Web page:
Meir Panim implements programs that serve Israel’s neediest populations with respect and dignity. Meir Panim also coordinated care packages for families in the South during the Gaza War.
Certain activities – such as building, tying, weaving, writing, dyeing and sewing – are not prohibited on Shabbat unless they are made to last. For example, one may tie a knot that is not tied in a professional manner and will be untied within seven days, such as shoelaces or the ribbon around the Torah scroll, on Shabbat afternoon. So too a safety pin may be used on Shabbat since it is not a form of permanent sewing. Similarly, writing or painting with fluid that fades away, or writing on a substance that does not retain script, is not a melachah in the Torah sense of the term (melachah de’oreita), though it is rabbinically prohibited (melachah derabbanan).
When do the above activities become permanent and, therefore, a melachah de’oreita? According to the Rambam, if the product lasts throughout Shabbat it is a melachah de’oreita. According to Rashi, however, it must have the ability to last forever.
May one build a structure on Shabbat if one intends to take it apart on Shabbat shortly after its use? This question is debated between two sages in the Jerusalem Talmud. Rabbi Yosi Bar Nun maintains that it is prohibited because the Mishkan itself, from which we derive the 39 melachot, was a temporary structure. Rabbi Yosah disagrees. He maintains that it is permitted because in his view the Mishkan was, in the eyes of the people, a permanent structure. They never knew when God would require them to move on and until such time they lived their lives in a state of permanence.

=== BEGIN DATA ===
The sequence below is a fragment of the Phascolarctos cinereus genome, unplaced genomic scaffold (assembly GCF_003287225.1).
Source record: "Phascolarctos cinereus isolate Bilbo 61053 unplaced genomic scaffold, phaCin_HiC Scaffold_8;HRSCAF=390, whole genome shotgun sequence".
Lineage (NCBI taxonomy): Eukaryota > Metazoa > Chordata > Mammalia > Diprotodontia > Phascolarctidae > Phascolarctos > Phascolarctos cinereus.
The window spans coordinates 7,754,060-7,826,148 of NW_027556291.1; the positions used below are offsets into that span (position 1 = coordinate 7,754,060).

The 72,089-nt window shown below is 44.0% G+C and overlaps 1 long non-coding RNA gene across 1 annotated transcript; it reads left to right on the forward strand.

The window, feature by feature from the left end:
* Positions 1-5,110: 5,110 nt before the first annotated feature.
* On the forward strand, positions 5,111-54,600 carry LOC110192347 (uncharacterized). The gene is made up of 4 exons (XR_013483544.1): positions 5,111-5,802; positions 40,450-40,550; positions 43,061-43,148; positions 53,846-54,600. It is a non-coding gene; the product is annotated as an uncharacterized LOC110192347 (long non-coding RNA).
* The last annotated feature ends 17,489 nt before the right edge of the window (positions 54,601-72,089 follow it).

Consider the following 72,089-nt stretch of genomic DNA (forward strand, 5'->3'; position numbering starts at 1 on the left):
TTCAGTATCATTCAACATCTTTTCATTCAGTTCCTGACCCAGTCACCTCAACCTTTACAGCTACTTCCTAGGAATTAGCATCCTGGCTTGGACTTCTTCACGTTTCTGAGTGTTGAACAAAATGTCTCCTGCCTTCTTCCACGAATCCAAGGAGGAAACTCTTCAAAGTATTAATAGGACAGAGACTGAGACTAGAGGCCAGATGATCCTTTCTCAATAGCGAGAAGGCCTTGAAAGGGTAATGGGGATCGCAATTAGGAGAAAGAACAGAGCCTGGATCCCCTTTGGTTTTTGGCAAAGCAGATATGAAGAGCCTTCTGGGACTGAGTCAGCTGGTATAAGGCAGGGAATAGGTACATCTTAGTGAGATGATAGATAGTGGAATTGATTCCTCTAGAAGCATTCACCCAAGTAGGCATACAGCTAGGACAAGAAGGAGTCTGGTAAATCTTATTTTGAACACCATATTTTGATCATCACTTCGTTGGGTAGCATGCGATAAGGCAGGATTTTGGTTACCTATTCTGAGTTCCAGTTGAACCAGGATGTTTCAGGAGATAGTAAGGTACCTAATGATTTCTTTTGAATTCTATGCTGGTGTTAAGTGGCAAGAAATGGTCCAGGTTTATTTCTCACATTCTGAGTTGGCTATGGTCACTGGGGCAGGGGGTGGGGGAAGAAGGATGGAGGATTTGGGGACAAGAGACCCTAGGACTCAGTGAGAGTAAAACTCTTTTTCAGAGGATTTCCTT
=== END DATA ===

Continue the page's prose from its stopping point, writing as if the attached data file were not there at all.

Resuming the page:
Whereas the Jerusalem Talmud rules in accordance with the first view, the Babylonian Talmud rules in accordance with the second and maintains that this type of structure is not considered a melachah at all. The debate is picked up by Rishonim and Acharonim in connection with the construction of a provisional tent on Shabbat. According to the Rif, this is a melachah de’oreita. According to the Rambam, it is a melachah derabbanan. And according to Rashi and the Rosh, constructing a provisional tent is permissible in the first place.